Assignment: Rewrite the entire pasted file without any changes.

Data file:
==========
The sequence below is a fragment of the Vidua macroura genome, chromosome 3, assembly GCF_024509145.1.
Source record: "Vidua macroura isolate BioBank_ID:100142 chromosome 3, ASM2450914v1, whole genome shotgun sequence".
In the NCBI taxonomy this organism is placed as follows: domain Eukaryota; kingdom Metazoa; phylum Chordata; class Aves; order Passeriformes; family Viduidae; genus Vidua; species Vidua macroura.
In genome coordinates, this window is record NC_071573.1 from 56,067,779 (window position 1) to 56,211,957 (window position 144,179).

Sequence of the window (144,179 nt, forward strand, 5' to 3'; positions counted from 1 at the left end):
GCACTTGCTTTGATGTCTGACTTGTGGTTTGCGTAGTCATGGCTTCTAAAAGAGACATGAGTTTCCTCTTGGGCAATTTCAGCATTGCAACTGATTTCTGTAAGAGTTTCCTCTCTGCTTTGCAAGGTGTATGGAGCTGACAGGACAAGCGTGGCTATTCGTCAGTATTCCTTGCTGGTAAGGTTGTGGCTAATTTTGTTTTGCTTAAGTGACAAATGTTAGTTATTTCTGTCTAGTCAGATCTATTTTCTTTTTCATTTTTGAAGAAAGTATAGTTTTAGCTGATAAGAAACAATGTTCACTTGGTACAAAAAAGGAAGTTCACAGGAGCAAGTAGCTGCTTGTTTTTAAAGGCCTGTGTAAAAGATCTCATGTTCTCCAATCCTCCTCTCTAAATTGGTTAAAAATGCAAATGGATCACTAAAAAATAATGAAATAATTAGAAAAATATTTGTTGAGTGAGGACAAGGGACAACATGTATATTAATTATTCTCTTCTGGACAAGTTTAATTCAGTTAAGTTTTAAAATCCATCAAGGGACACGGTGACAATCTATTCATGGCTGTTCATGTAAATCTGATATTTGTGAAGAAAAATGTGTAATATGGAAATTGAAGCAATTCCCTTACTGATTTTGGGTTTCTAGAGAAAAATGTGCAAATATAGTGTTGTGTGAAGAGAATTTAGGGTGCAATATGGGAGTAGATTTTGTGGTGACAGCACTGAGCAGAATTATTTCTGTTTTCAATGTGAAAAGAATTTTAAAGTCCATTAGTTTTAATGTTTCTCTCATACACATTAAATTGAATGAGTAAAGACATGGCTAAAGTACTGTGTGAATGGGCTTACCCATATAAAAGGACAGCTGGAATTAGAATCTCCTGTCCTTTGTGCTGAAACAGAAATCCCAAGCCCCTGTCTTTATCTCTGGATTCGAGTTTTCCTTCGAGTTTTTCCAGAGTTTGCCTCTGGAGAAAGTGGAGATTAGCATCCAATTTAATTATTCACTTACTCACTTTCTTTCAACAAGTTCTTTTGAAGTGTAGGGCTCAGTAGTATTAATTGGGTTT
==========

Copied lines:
The sequence below is a fragment of the Vidua macroura genome, chromosome 3, assembly GCF_024509145.1.
Source record: "Vidua macroura isolate BioBank_ID:100142 chromosome 3, ASM2450914v1, whole genome shotgun sequence".
In the NCBI taxonomy this organism is placed as follows: domain Eukaryota; kingdom Metazoa; phylum Chordata; class Aves; order Passeriformes; family Viduidae; genus Vidua; species Vidua macroura.
In genome coordinates, this window is record NC_071573.1 from 56,067,779 (window position 1) to 56,211,957 (window position 144,179).

Sequence of the window (144,179 nt, forward strand, 5' to 3'; positions counted from 1 at the left end):
GCACTTGCTTTGATGTCTGACTTGTGGTTTGCGTAGTCATGGCTTCTAAAAGAGACATGAGTTTCCTCTTGGGCAATTTCAGCATTGCAACTGATTTCTGTAAGAGTTTCCTCTCTGCTTTGCAAGGTGTATGGAGCTGACAGGACAAGCGTGGCTATTCGTCAGTATTCCTTGCTGGTAAGGTTGTGGCTAATTTTGTTTTGCTTAAGTGACAAATGTTAGTTATTTCTGTCTAGTCAGATCTATTTTCTTTTTCATTTTTGAAGAAAGTATAGTTTTAGCTGATAAGAAACAATGTTCACTTGGTACAAAAAAGGAAGTTCACAGGAGCAAGTAGCTGCTTGTTTTTAAAGGCCTGTGTAAAAGATCTCATGTTCTCCAATCCTCCTCTCTAAATTGGTTAAAAATGCAAATGGATCACTAAAAAATAATGAAATAATTAGAAAAATATTTGTTGAGTGAGGACAAGGGACAACATGTATATTAATTATTCTCTTCTGGACAAGTTTAATTCAGTTAAGTTTTAAAATCCATCAAGGGACACGGTGACAATCTATTCATGGCTGTTCATGTAAATCTGATATTTGTGAAGAAAAATGTGTAATATGGAAATTGAAGCAATTCCCTTACTGATTTTGGGTTTCTAGAGAAAAATGTGCAAATATAGTGTTGTGTGAAGAGAATTTAGGGTGCAATATGGGAGTAGATTTTGTGGTGACAGCACTGAGCAGAATTATTTCTGTTTTCAATGTGAAAAGAATTTTAAAGTCCATTAGTTTTAATGTTTCTCTCATACACATTAAATTGAATGAGTAAAGACATGGCTAAAGTACTGTGTGAATGGGCTTACCCATATAAAAGGACAGCTGGAATTAGAATCTCCTGTCCTTTGTGCTGAAACAGAAATCCCAAGCCCCTGTCTTTATCTCTGGATTCGAGTTTTCCTTCGAGTTTTTCCAGAGTTTGCCTCTGGAGAAAGTGGAGATTAGCATCCAATTTAATTATTCACTTACTCACTTTCTTTCAACAAGTTCTTTTGAAGTGTAGGGCTCAGTAGTATTAATTGGGTTT